Representation Matters: Black Women in Science

Ms Mantombi Ngoloyi, Black Women In Science

Ms Ndoni Mcunu, Black Women In Science


The lack of black women in Science Technology Engineering and Mathematics (STEM) is not due to the absence of interest but rather a lack of opportunity and inclusion. In this session we will engage in a conversation about integrating and creating a holistic view of black women within the scientific community and society. We pose the question, “are we in our element?”. We identify three pillars for female representation for the modern woman in science. The first being the position of women in their research or scientific careers, particularly scrutinizing the suitability of research topics, method design and financing for women. The readiness of science to be represented by the female face is also queried within the session. The second pillar pertains to the integration of women within the business realm of science, focusing on opportunities for entrepreneurial growth and the use of these skills to become influential scientist that evoke social change. Lastly we discuss social well-being, tackling topics of emotionality, femininity, leadership and responsibility, and examining the conflicts between personal expectations versus societal expectations for the modern black woman in science.

 

Ms Mantombi Ngoloyi Black Women In Science

Miss MantombiNgoloyi is a co-founder of Black Women in Science (BWIS) and leads and manages the BWIS International students branch.She obtained her Master of Science degree in Environmental Science at the University of KwaZulu-Natal in South Africa. Sheis presently pursuing her Doctor of Philosophy degree in the Laboratory of Molecular Anthropology and Synthetic Imaging at the Université Toulouse III Paul Sabatier (Toulouse, France), under the supervision of Professor José Braga. Miss Ngoloyi would like to utilise this platform to contribute to the facilitation of strong academic relations between South African and international universities, particularly exposing women to more academic opportunities abroad.As a young researcher she would like to promote self-empowerment amongst women in South Africa. Her intention is to foster the emancipation of black women through education, facilitating a change in mindset amongst previously disadvantaged women pursuing careers that they were strategically and circumstantially excluded from.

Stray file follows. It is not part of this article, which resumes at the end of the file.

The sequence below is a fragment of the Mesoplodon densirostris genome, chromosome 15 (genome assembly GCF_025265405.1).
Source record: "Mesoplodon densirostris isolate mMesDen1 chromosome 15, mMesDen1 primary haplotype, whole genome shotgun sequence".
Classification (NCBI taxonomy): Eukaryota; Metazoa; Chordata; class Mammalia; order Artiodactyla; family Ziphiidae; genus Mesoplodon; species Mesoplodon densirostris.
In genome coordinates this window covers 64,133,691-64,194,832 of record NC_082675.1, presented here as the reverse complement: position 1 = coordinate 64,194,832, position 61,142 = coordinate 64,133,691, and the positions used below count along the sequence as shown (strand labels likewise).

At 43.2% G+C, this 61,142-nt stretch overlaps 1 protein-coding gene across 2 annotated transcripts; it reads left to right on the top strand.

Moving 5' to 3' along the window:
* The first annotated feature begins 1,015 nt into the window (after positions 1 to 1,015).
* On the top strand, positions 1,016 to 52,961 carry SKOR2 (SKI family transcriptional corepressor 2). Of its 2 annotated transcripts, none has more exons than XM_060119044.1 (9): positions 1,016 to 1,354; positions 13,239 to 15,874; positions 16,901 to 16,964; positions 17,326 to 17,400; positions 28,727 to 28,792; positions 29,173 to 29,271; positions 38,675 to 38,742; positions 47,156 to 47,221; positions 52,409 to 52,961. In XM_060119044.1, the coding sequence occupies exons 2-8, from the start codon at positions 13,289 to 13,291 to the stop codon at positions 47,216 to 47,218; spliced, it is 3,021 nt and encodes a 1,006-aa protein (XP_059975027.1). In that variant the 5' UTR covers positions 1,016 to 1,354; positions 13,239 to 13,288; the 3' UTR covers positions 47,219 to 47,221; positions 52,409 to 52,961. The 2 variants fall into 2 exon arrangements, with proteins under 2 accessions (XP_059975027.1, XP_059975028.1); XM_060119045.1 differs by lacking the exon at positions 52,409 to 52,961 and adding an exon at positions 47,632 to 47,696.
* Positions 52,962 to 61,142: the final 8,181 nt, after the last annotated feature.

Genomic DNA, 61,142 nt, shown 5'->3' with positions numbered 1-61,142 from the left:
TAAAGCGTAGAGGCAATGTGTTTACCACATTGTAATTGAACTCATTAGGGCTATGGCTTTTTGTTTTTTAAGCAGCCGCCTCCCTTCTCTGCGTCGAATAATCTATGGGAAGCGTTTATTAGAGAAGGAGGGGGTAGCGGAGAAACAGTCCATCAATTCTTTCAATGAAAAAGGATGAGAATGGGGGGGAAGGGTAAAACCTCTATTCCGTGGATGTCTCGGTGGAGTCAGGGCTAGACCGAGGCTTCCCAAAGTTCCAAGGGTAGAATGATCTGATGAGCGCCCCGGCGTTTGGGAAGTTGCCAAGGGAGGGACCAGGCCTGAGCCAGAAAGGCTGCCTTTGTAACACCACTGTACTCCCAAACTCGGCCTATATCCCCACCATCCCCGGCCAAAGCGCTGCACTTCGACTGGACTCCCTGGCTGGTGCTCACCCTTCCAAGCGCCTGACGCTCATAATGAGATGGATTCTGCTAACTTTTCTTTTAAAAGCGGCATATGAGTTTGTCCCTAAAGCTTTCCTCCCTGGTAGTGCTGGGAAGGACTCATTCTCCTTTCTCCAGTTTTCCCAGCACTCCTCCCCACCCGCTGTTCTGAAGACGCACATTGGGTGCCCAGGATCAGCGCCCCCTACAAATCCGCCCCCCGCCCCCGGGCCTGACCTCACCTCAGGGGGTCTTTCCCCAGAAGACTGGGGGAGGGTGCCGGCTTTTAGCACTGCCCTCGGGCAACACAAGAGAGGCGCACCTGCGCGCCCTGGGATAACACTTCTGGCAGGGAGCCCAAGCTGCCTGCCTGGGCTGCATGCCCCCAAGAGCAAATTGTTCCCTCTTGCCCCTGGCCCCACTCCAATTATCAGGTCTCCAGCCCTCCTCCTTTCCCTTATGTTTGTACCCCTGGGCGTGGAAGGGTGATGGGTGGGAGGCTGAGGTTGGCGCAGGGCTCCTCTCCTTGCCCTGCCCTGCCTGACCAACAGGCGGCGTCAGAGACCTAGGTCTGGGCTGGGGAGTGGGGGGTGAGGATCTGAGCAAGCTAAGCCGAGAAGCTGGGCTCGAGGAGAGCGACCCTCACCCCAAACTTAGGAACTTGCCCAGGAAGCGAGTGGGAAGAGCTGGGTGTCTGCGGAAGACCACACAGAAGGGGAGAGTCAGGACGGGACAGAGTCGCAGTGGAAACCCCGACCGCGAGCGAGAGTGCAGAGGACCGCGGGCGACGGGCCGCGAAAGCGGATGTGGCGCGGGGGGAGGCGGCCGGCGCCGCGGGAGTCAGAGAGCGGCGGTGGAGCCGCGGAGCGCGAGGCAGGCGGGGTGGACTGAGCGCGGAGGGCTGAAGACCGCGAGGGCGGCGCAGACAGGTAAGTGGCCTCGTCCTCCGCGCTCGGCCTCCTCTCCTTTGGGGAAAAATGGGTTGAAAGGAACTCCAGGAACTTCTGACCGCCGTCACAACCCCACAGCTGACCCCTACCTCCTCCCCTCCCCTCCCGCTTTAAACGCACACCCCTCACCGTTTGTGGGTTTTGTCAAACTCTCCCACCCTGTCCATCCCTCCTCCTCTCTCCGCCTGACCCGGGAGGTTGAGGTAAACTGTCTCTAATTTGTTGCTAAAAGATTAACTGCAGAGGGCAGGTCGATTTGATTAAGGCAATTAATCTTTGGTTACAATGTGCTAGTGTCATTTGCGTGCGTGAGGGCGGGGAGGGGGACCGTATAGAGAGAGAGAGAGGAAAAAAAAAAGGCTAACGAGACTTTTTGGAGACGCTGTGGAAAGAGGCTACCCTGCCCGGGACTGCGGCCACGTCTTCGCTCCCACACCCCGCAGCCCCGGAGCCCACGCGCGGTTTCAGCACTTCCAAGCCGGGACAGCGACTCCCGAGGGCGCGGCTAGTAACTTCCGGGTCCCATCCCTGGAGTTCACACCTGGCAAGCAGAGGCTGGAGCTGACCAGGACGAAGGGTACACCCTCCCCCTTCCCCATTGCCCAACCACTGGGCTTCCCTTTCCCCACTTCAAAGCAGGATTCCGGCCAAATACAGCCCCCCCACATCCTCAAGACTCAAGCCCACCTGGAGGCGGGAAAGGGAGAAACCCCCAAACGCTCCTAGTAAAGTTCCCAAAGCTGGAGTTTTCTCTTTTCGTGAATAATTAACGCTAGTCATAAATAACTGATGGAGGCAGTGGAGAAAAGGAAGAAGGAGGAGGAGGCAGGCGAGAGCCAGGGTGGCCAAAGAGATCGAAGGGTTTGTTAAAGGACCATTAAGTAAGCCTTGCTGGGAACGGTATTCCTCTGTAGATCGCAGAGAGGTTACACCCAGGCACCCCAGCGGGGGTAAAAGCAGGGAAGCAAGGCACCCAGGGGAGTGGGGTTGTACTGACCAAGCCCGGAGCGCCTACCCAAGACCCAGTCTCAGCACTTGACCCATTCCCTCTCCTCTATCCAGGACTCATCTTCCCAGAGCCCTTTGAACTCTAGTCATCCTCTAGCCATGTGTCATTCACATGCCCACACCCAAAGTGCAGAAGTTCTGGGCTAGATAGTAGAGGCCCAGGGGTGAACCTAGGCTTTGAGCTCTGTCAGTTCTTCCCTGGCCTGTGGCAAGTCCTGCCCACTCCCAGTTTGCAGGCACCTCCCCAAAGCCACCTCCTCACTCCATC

Miss Ndoni Mcunu Black Women In Science

Miss NdoniMcunu holds a Master’s Degree in Science (MSc) in Applied Environmental Science. She is currently pursuing a PhD (Doctor of Philosophy) at the Global Change Institute at Witwatersrand University. Ndoni is also the founder & member of Black Women in Science (BWIS) a registered non-profit organization which aims at providing knowledge and awareness of science and research for rural women. She was selected as Miss Earth South Africa Environmental Ambassador in 2014. She aims to influence young females to pursue a career in Science. She was selected as the 200 Mail and Guardian Young South Africans, under the education sector 2016. She is a Mandela Washington Fellow 2017, selected for her contribution in Civic Leadership development in Africa for her work in BWIS. She is also a Greenmatter Fellow for her academic research in climate change and agriculture. Miss Mcunu has also been listed as the Top 50 most Inspiring Women in Tech in South Africa in 2017, which is an award issued by the Kingdom of the Netherlands and South Africa. She has also been named the Top 50 Women in tech for SME South Africa.